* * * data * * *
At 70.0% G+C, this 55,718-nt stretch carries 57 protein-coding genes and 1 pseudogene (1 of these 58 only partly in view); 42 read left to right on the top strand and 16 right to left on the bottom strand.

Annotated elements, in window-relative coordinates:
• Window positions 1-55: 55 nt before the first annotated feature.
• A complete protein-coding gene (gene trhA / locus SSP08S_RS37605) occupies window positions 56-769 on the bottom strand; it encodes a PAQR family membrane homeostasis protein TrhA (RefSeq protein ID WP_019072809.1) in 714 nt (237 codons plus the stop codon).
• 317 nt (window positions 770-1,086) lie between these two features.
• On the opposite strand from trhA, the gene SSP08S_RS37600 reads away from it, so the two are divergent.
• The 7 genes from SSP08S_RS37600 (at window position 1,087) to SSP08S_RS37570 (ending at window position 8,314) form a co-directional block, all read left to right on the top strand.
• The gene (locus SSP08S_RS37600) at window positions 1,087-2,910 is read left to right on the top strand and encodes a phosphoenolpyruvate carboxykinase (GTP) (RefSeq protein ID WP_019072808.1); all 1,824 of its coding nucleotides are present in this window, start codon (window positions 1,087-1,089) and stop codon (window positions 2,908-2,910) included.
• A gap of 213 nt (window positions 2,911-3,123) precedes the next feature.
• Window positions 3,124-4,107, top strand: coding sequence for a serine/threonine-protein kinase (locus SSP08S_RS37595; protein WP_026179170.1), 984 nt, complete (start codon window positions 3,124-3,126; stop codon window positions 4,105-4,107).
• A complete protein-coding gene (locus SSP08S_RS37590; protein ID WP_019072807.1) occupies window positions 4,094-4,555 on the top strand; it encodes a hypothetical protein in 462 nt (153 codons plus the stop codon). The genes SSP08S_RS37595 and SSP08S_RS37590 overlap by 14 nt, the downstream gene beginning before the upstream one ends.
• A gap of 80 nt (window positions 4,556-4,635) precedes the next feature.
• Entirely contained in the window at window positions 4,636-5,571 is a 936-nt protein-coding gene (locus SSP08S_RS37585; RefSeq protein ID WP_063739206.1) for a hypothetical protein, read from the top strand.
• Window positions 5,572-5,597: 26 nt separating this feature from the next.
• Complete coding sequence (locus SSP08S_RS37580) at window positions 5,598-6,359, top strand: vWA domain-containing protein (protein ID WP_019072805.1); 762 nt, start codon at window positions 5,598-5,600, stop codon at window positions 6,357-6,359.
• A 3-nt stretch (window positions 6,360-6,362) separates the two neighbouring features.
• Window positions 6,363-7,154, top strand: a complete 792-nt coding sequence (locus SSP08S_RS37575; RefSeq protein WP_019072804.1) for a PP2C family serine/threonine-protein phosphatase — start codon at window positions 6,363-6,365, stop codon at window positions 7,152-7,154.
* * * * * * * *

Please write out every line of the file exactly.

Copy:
At 70.0% G+C, this 55,718-nt stretch carries 57 protein-coding genes and 1 pseudogene (1 of these 58 only partly in view); 42 read left to right on the top strand and 16 right to left on the bottom strand.

Annotated elements, in window-relative coordinates:
• Window positions 1-55: 55 nt before the first annotated feature.
• A complete protein-coding gene (gene trhA / locus SSP08S_RS37605) occupies window positions 56-769 on the bottom strand; it encodes a PAQR family membrane homeostasis protein TrhA (RefSeq protein ID WP_019072809.1) in 714 nt (237 codons plus the stop codon).
• 317 nt (window positions 770-1,086) lie between these two features.
• On the opposite strand from trhA, the gene SSP08S_RS37600 reads away from it, so the two are divergent.
• The 7 genes from SSP08S_RS37600 (at window position 1,087) to SSP08S_RS37570 (ending at window position 8,314) form a co-directional block, all read left to right on the top strand.
• The gene (locus SSP08S_RS37600) at window positions 1,087-2,910 is read left to right on the top strand and encodes a phosphoenolpyruvate carboxykinase (GTP) (RefSeq protein ID WP_019072808.1); all 1,824 of its coding nucleotides are present in this window, start codon (window positions 1,087-1,089) and stop codon (window positions 2,908-2,910) included.
• A gap of 213 nt (window positions 2,911-3,123) precedes the next feature.
• Window positions 3,124-4,107, top strand: coding sequence for a serine/threonine-protein kinase (locus SSP08S_RS37595; protein WP_026179170.1), 984 nt, complete (start codon window positions 3,124-3,126; stop codon window positions 4,105-4,107).
• A complete protein-coding gene (locus SSP08S_RS37590; protein ID WP_019072807.1) occupies window positions 4,094-4,555 on the top strand; it encodes a hypothetical protein in 462 nt (153 codons plus the stop codon). The genes SSP08S_RS37595 and SSP08S_RS37590 overlap by 14 nt, the downstream gene beginning before the upstream one ends.
• A gap of 80 nt (window positions 4,556-4,635) precedes the next feature.
• Entirely contained in the window at window positions 4,636-5,571 is a 936-nt protein-coding gene (locus SSP08S_RS37585; RefSeq protein ID WP_063739206.1) for a hypothetical protein, read from the top strand.
• Window positions 5,572-5,597: 26 nt separating this feature from the next.
• Complete coding sequence (locus SSP08S_RS37580) at window positions 5,598-6,359, top strand: vWA domain-containing protein (protein ID WP_019072805.1); 762 nt, start codon at window positions 5,598-5,600, stop codon at window positions 6,357-6,359.
• A 3-nt stretch (window positions 6,360-6,362) separates the two neighbouring features.
• Window positions 6,363-7,154, top strand: a complete 792-nt coding sequence (locus SSP08S_RS37575; RefSeq protein WP_019072804.1) for a PP2C family serine/threonine-protein phosphatase — start codon at window positions 6,363-6,365, stop codon at window positions 7,152-7,154.